The inherent problem with putting your head down and forging ahead is that it’s just so darn hard! It’s much easier to walk away and grab lunch than to find a polite and non-job-threatening way to tell your boss that he IS the problem with the workplace. And you’ve just stepped onto a merry-go-round. You can’t tell your boss or your coworkers that they’re idiots because you need the job, so you grab a sandwich. You then mentally scream at and belittle yourself because you shouldn’t have eaten what you’ve already eaten or you shouldn’t have eaten that much, etc.
Oddly enough, completely avoiding the emotions was comforting in a way, because you didn’t have to deal with the discomfort of confrontation. That confrontation doesn’t have to be with your boss. It could be with a coworker, spouse or even yourself.
You may have heard that I’m a musician. Well, one of the things I struggle with is time management. It is much easier to grab a slice of pizza and let my brain turn to mush in front of the TV instead of coming home after 10 hours at the “dreaded day job” followed by 3 hours of teaching guitar grab a quick bite and get working on guitar practice, blogging and writing songs.
Obviously, I love playing guitar, blogging and writing songs. But sometimes the day takes too much out of you. So instead of dealing with all of those creative juices, I sometimes shut them down and turn into a vegetable, which leads to eating way more than just that initial slice of pizza.
Emotions are meant to be dealt with. By plowing through and doing what you really want to do, you can take a huge chunk out of the need to eat for the wrong reasons. By telling your boss (nicely, of course!) how to really fix the problem, you deal with the emotions and don’t need to run out for lunch just to escape the office.
That’s when you start to reconnect and figure out that, yes, you are truly hungry and need to eat or no, you’re really just bored and should be playing your guitar or going for a walk with the dog.
Seriously. It’s true.
One of the things I learned from years of frustration at being overweight and researching how I could lose the weight and keep it off was that overweight people tended to eat to fast.
That was just too darn simple to be true. One night of watching another thinness guru on TV wasn’t enough to convince me. After all, I’d tried it all, done it all and nothing worked. OK, bring – I can prove you wrong. His first assertion was to slow down and count everything 20 times. Hah! That’s all you got? My dad told me that years ago. Actually, he said 27. And he used the word “masticate.” I was 21 before I knew what “masticate” meant.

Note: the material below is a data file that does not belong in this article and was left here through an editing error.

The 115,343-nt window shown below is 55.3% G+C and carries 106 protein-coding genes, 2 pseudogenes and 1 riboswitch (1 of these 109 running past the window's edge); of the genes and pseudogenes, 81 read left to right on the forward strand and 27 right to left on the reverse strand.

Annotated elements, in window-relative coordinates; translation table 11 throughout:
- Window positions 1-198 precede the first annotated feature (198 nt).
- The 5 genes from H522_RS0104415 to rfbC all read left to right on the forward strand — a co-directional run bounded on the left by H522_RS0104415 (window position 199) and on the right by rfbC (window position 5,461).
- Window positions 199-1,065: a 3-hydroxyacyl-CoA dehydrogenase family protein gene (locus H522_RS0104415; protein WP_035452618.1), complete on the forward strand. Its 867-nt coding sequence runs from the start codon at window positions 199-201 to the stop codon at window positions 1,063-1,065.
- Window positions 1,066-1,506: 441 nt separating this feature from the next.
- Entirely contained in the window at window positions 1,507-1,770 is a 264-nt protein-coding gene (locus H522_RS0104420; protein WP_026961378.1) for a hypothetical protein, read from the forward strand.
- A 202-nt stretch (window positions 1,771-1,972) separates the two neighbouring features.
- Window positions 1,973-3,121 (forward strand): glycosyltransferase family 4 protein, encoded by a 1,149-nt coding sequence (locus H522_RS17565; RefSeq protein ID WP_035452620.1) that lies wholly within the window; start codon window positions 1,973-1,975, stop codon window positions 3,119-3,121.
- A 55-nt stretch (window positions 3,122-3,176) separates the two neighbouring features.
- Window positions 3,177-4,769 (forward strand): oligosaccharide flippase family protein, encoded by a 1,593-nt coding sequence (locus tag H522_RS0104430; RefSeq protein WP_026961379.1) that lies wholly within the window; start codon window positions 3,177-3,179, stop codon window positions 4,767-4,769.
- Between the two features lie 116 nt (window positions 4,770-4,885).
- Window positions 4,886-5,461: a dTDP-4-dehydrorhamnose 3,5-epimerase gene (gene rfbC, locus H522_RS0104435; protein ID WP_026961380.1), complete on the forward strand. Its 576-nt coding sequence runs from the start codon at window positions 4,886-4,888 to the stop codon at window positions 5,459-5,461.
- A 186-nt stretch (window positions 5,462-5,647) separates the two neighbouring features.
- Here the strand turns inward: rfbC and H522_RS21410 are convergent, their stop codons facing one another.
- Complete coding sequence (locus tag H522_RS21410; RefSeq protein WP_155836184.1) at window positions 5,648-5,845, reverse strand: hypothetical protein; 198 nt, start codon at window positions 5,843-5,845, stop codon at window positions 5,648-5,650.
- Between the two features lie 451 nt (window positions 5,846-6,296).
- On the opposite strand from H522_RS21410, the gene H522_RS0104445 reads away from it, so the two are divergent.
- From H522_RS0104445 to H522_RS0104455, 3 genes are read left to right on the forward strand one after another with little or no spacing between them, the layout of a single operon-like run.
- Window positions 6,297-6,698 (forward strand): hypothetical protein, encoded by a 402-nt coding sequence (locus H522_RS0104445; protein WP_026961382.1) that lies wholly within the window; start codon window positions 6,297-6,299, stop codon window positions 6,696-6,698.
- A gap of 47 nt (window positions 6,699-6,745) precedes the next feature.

Here is what I learned:
- Food has taste. Really. There are many things I didn’t think I’d like that I do like. There are many things I thought I did like that I didn’t. Either way, I actually tasted food.
- Fresh food really does taste better.
- I hate croutons. They are stale, salty and basically tasteless. Besides that they serve no purpose other than adding crunch. There are tastier ways of adding crunch.
- I hate potato chips. They are salty, greasy and basically tasteless.
- I use to use too many condiments. A friend of mine and I used to have a motto: “Food is a medium for the condiments.” Well, when you eat salty, greasy, tasteless food, that’s very true. It’s the only way you get flavor.
- I can only eat 2 pieces of pizza before blowing up to roughly the size of Nebraska.
- I’m not really that fond of soda. It’s too sweet and sticks to everything.
- I really, really like salad. As long as there isn’t too much dressing on it.
- I get full a lot sooner than I thought I did.
- The dog really likes steak, ham and veal. He’ll eat chicken if he has to, but definitely prefers steak, ham and veal.
Turns out maybe this guru is on to something. That, of course, isn’t the only thing I’ll be trying, but it does definitely give me a start. This week I might even try eating without multitasking. The only reason I haven’t tried it yet is that I tend to go stir crazy if I only do one thing at a time.
Oh, and how do I know what the dog likes? Well, quite frankly, when you don’t eat as quickly, you just can’t eat as much. And as long as there is meat on my plate, the dog will be there to help me stick to it this time.
See you on Sunday!
If a picture is worth a thousand words, how loaded can a video be?
For the longest time, I believed weights were it. I couldn’t wait to get to the gym and lift. My bassist, Aaron, and I used to go back and forth about weights vs. bodyweight exercises. Just this once, I’ll admit he may have had a point.
Jump to 2003 when I moved back to Cranberry from New York city. Having packed on all the weight I had lost originally, plus a few “insurance” pounds just for kicks, I was looking for a way to exercise so I wouldn’t actually have to be around other people.
My brother told me about a guy named Matt Furey. Matt was a world-championship wrestler who had traded weights for body weight. Being an Army Ranger, my brother may know a thing or two about exercise.
I tried it. What could I lose?
Turned out I could lose a lot. Inches and pounds, mostly. Bodyweight exercises weren’t easy, either.
What does all this have to do with the evolution of exercise?
Wrestling! More importantly, Hindu wrestling.
We all have perceptions. Before reading Matt Furey’s books, I would have never put the words “Hindu” and “Wrestling” together in a sentence. Turns out, there is a centuries-long tradition of wrestling in India. And they train almost exclusively with bodyweight exercises.
The big three exercises for Hindu Wrestlers seem to be Hindu Squats, Hindu Pushups and the good old wrestler’s bridge.
BEFORE YOU WATCH THE VIDEO – Don’t try this at home unless you check with a doctor.